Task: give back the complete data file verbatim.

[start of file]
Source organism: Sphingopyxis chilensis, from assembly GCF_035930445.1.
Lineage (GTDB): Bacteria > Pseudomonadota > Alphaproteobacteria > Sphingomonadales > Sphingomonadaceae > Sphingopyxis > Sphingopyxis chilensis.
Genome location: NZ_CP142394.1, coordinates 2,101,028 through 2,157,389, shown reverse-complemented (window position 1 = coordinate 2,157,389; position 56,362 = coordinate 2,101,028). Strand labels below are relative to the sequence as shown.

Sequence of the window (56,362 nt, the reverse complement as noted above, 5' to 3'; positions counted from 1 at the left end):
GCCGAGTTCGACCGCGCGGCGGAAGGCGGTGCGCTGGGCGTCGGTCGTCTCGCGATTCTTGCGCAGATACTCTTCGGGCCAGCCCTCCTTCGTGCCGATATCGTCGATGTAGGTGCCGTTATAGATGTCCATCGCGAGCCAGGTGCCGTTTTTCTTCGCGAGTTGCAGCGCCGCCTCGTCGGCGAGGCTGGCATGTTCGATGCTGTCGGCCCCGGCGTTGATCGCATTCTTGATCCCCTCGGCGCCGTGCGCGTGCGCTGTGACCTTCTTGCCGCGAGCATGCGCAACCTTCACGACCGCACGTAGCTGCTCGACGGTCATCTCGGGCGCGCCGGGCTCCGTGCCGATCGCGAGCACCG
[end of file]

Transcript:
Source organism: Sphingopyxis chilensis, from assembly GCF_035930445.1.
Lineage (GTDB): Bacteria > Pseudomonadota > Alphaproteobacteria > Sphingomonadales > Sphingomonadaceae > Sphingopyxis > Sphingopyxis chilensis.
Genome location: NZ_CP142394.1, coordinates 2,101,028 through 2,157,389, shown reverse-complemented (window position 1 = coordinate 2,157,389; position 56,362 = coordinate 2,101,028). Strand labels below are relative to the sequence as shown.

Sequence of the window (56,362 nt, the reverse complement as noted above, 5' to 3'; positions counted from 1 at the left end):
GCCGAGTTCGACCGCGCGGCGGAAGGCGGTGCGCTGGGCGTCGGTCGTCTCGCGATTCTTGCGCAGATACTCTTCGGGCCAGCCCTCCTTCGTGCCGATATCGTCGATGTAGGTGCCGTTATAGATGTCCATCGCGAGCCAGGTGCCGTTTTTCTTCGCGAGTTGCAGCGCCGCCTCGTCGGCGAGGCTGGCATGTTCGATGCTGTCGGCCCCGGCGTTGATCGCATTCTTGATCCCCTCGGCGCCGTGCGCGTGCGCTGTGACCTTCTTGCCGCGAGCATGCGCAACCTTCACGACCGCACGTAGCTGCTCGACGGTCATCTCGGGCGCGCCGGGCTCCGTGCCGATCGCGAGCACCG